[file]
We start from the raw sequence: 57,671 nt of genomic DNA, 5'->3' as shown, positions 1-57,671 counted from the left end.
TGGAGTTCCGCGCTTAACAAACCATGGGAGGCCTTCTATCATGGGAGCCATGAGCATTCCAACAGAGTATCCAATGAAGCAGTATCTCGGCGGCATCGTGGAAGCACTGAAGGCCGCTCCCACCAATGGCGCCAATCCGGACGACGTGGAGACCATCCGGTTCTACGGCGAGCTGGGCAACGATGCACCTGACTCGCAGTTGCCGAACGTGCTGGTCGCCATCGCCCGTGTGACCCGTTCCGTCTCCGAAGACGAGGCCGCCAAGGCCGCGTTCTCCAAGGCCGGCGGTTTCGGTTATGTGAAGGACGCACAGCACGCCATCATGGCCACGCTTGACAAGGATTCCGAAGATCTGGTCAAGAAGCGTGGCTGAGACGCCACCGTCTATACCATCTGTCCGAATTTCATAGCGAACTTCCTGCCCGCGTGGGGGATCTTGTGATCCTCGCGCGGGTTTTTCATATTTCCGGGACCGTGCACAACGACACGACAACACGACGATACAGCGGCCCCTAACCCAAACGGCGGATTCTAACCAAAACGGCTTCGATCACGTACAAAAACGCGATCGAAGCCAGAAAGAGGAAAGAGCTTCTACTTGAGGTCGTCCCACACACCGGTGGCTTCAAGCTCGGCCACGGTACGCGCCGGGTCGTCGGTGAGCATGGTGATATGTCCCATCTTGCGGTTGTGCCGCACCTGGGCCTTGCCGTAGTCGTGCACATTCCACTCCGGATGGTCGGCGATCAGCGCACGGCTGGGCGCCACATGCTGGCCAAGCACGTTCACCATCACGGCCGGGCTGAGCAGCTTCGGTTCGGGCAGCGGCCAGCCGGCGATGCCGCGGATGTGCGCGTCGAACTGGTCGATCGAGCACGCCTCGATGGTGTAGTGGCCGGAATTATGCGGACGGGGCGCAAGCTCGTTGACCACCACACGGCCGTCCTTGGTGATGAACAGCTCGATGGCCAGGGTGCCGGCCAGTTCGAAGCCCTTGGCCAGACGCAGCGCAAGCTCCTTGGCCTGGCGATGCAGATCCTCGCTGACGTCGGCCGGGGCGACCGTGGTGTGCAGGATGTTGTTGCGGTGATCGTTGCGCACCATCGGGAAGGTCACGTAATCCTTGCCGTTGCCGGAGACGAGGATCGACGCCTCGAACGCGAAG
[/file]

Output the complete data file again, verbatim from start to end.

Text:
We start from the raw sequence: 57,671 nt of genomic DNA, 5'->3' as shown, positions 1-57,671 counted from the left end.
TGGAGTTCCGCGCTTAACAAACCATGGGAGGCCTTCTATCATGGGAGCCATGAGCATTCCAACAGAGTATCCAATGAAGCAGTATCTCGGCGGCATCGTGGAAGCACTGAAGGCCGCTCCCACCAATGGCGCCAATCCGGACGACGTGGAGACCATCCGGTTCTACGGCGAGCTGGGCAACGATGCACCTGACTCGCAGTTGCCGAACGTGCTGGTCGCCATCGCCCGTGTGACCCGTTCCGTCTCCGAAGACGAGGCCGCCAAGGCCGCGTTCTCCAAGGCCGGCGGTTTCGGTTATGTGAAGGACGCACAGCACGCCATCATGGCCACGCTTGACAAGGATTCCGAAGATCTGGTCAAGAAGCGTGGCTGAGACGCCACCGTCTATACCATCTGTCCGAATTTCATAGCGAACTTCCTGCCCGCGTGGGGGATCTTGTGATCCTCGCGCGGGTTTTTCATATTTCCGGGACCGTGCACAACGACACGACAACACGACGATACAGCGGCCCCTAACCCAAACGGCGGATTCTAACCAAAACGGCTTCGATCACGTACAAAAACGCGATCGAAGCCAGAAAGAGGAAAGAGCTTCTACTTGAGGTCGTCCCACACACCGGTGGCTTCAAGCTCGGCCACGGTACGCGCCGGGTCGTCGGTGAGCATGGTGATATGTCCCATCTTGCGGTTGTGCCGCACCTGGGCCTTGCCGTAGTCGTGCACATTCCACTCCGGATGGTCGGCGATCAGCGCACGGCTGGGCGCCACATGCTGGCCAAGCACGTTCACCATCACGGCCGGGCTGAGCAGCTTCGGTTCGGGCAGCGGCCAGCCGGCGATGCCGCGGATGTGCGCGTCGAACTGGTCGATCGAGCACGCCTCGATGGTGTAGTGGCCGGAATTATGCGGACGGGGCGCAAGCTCGTTGACCACCACACGGCCGTCCTTGGTGATGAACAGCTCGATGGCCAGGGTGCCGGCCAGTTCGAAGCCCTTGGCCAGACGCAGCGCAAGCTCCTTGGCCTGGCGATGCAGATCCTCGCTGACGTCGGCCGGGGCGACCGTGGTGTGCAGGATGTTGTTGCGGTGATCGTTGCGCACCATCGGGAAGGTCACGTAATCCTTGCCGTTGCCGGAGACGAGGATCGACGCCTCGAACGCGAAG